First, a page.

Hey there, time traveller!
This article was published 16/5/2014 (1161 days ago), so information in it may no longer be current.
They seem to have taken the world by storm lately, and that certainly was evident at the Winnipeg Wine Festival two weeks ago.
I’ve always loved sparkling wine, and I know not everybody feels the same way. But there’s nothing fresher, more delightful, more universally accepted as an appropriate beverage for any occasion. In fact, there’s a huge move afoot, and I’m certainly among the proponents, to not just keep bubbly for celebrations, but to drink it regularly, much as one would a table wine.
While there’s not much that’s really like true Champagne, the cost of production and the consequent cost to the consumer is off-putting for some. And there are so many other options out there that the cost-conscious consumer can enjoy — Proseccos and Cavas, for instance.
Prosecco is an Italian sparkling wine — usually it’s dry or extra dry, but there are definitely some that have at least a hint of sweetness. It’s meant to be consumed when it’s young, preferably within three years of its vintage.
While there are unquestionably differences among brands, generally speaking, Prosecco is fresh and light and uncomplicated. It’s usually very aromatic and crisp, and often has notes of apple, pear, peach and apricot.
Anyway, there were plenty of Proseccos available for the tasting at the Wine Festival. At one booth, that’s all they offered. One single Prosecco. And it truly was a beauty.
The LaMarca Winery was showcasing its LaMarca Prosecco, much to the delight of many. In fact, while I’d tried it earlier — I had it before at the Rotary Westman Wine Festival last fall — I went back to the booth to make the LaMarca my last sip of the show. It’s $20.10 at the Liquor Mart, but it truly is a lovely wine. And the label is simple and elegant as well — powder blue with silver foil — it just sets itself up to be appealing. So if you’re looking for a winner, this is one.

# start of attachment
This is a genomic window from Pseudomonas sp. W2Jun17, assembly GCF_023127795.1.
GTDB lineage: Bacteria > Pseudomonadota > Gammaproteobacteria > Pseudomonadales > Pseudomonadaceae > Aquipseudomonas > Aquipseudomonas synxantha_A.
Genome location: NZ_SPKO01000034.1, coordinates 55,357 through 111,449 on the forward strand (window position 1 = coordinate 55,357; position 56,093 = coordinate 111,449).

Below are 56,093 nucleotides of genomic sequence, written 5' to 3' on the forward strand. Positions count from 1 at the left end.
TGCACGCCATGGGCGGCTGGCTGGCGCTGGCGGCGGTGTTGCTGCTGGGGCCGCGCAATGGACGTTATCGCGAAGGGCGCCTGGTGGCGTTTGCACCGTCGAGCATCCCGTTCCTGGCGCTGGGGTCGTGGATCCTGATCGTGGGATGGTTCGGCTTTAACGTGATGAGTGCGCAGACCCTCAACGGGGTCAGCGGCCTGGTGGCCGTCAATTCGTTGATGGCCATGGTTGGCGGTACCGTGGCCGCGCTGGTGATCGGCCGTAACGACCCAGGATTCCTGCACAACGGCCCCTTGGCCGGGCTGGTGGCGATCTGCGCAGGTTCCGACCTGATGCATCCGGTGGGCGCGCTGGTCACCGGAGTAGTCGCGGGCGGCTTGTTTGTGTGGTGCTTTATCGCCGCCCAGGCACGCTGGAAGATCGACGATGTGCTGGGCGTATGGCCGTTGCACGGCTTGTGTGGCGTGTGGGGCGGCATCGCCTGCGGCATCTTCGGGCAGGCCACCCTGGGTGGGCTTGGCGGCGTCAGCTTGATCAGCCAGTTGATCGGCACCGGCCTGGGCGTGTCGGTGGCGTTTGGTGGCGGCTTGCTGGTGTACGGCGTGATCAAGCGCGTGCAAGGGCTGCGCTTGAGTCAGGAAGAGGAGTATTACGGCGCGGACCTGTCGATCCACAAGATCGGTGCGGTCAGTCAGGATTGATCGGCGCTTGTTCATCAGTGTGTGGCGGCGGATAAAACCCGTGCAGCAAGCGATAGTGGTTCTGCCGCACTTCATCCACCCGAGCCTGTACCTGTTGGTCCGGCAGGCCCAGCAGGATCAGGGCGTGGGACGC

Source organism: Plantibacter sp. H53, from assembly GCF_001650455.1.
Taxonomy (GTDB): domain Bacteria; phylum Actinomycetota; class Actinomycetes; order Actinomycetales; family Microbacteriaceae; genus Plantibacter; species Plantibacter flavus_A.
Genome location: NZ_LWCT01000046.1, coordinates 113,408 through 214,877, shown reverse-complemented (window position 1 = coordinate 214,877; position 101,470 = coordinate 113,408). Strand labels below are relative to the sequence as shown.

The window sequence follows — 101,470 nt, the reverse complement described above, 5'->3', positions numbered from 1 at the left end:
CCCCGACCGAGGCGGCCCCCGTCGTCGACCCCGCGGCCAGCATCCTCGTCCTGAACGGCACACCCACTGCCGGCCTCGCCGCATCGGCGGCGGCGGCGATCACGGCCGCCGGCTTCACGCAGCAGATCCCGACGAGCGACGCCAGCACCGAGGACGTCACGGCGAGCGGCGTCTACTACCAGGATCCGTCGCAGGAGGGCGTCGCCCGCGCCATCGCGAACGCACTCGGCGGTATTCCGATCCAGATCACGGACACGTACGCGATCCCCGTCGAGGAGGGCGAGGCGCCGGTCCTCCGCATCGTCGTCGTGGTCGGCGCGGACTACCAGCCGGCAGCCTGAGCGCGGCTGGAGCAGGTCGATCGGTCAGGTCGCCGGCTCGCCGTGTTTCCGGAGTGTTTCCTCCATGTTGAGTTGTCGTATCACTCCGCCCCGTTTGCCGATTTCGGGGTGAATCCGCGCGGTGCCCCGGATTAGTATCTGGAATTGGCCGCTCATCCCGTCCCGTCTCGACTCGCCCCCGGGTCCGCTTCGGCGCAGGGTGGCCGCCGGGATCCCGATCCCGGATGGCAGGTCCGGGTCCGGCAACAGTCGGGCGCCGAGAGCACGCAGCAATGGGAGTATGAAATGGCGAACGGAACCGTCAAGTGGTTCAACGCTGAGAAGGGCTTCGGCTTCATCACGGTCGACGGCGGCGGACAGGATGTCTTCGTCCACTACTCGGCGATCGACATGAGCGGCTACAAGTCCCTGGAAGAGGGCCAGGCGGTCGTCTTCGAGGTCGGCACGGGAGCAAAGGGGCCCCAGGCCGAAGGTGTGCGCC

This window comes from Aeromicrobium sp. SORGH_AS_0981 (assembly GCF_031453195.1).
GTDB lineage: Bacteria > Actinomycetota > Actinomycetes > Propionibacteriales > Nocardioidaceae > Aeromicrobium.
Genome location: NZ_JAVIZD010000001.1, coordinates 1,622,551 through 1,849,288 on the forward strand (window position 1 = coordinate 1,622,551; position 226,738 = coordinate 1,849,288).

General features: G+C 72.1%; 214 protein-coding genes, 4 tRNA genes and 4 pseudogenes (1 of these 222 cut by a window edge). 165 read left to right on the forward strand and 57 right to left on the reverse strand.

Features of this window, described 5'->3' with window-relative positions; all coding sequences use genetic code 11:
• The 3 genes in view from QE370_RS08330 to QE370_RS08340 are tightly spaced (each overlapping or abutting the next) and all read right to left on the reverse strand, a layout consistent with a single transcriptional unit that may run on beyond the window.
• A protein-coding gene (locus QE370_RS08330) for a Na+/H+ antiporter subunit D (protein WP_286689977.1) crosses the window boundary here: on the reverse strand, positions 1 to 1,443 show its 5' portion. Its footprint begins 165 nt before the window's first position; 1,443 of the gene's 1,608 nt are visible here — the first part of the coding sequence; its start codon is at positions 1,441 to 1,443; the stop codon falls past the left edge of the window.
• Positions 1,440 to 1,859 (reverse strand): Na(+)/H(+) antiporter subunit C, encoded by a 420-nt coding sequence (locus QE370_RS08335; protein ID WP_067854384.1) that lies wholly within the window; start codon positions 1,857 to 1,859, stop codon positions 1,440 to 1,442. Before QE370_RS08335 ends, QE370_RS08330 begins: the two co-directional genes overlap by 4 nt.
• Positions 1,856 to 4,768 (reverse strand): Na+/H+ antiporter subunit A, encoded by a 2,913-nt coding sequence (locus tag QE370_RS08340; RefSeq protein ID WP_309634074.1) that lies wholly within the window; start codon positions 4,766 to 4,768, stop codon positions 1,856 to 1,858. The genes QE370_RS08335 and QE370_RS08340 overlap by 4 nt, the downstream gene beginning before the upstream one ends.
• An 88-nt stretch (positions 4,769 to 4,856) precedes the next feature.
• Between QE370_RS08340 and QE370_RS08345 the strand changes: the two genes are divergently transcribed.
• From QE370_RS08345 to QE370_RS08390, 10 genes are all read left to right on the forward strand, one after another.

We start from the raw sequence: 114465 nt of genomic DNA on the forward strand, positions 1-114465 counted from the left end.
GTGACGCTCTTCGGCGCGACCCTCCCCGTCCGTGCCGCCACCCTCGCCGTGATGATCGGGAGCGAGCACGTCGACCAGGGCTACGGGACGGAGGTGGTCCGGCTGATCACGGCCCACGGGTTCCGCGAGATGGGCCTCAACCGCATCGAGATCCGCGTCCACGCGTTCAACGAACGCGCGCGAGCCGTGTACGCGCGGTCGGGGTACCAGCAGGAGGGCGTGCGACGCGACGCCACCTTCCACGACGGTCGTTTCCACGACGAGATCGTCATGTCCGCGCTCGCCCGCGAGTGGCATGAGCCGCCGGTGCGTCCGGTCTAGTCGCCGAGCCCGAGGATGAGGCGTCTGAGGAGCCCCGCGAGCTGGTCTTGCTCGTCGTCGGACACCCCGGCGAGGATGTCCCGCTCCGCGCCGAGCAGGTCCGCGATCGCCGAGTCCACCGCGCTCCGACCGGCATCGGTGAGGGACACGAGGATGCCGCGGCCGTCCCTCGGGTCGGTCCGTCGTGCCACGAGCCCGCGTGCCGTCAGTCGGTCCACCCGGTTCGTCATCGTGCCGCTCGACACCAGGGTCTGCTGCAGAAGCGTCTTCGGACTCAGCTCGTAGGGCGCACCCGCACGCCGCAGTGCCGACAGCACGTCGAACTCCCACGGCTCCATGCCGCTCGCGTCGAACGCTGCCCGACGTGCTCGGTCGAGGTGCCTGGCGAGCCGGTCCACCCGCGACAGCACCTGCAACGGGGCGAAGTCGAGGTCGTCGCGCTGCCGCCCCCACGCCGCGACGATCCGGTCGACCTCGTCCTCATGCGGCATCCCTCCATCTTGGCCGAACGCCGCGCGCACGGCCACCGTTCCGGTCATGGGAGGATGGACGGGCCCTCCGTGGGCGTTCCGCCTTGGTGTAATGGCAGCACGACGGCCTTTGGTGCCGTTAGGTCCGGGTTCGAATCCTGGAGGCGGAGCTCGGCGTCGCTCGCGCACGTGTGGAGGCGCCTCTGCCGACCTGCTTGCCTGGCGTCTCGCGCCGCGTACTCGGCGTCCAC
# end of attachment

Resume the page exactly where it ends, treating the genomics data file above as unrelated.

Same goes for the Segura Viudas line of Cavas — sparkling wine produced in Spain. The Segura Viudas Brut Reserva is a steal of a deal for $14.80, as is the Segura Vuidas Brut Rosé — same price. The Segura Vuidas Heredad Brut Reserva comes in a special, ornate bottle, and is truly a lovely beverage. It sells for $34.30.
I also really enjoyed the Vicente Gandia Hoya De Cadenas Cava Brut — it was one of the new (to Manitoba) products at the Winnipeg Wine Festival.
In addition to products that are already available at Manitoba Liquor Marts, the Liquor Commission brings in some that aren’t part of its selection to see how members of the public and its product ambassadors respond to these new options.
So while I don’t know yet if the Vicente Gandia Hoya De Cadenas Cava Brut will be listed or not, if it is, be sure to give it a try. For $16.99, this was a really pleasant beverage. I must confess, though, that as long as it’s dry, I don’t think I’ve ever met a sparkling wine I didn’t like!
While the featured country this year was Australia, next year’s Winnipeg Wine Festival will showcase the wines of Chile. And as such, there was a special Wines of Chile booth set up, which was pouring the likes of the LFE Family Selection Chardonnay (which I’ve written about before) and the LFE Family Selection Shiraz, both of which were very nice for $17.87 a bottle.
I also enjoyed a couple of blends — the Falernia Carmenere Syrah Reserva for $15.99 (I wrote ‘very interesting’ in my festival notes), and the Montgras Antu Ninquen Cabernet Sauvignon/Carmenere blend, about which I scribbled, ‘Great! Try it!’ (Admittedly, the notes were much sparser and fewer as the night wore on!) It’s a really intriguing blend that sells for $16.99.
Next week I’ll finish off the Winnipeg Wine Fest picks and be on to some other things. If you like sweet wines, get ready, because I’ve got a new one to tell you about, as well as some interesting details about sweet wine to boot.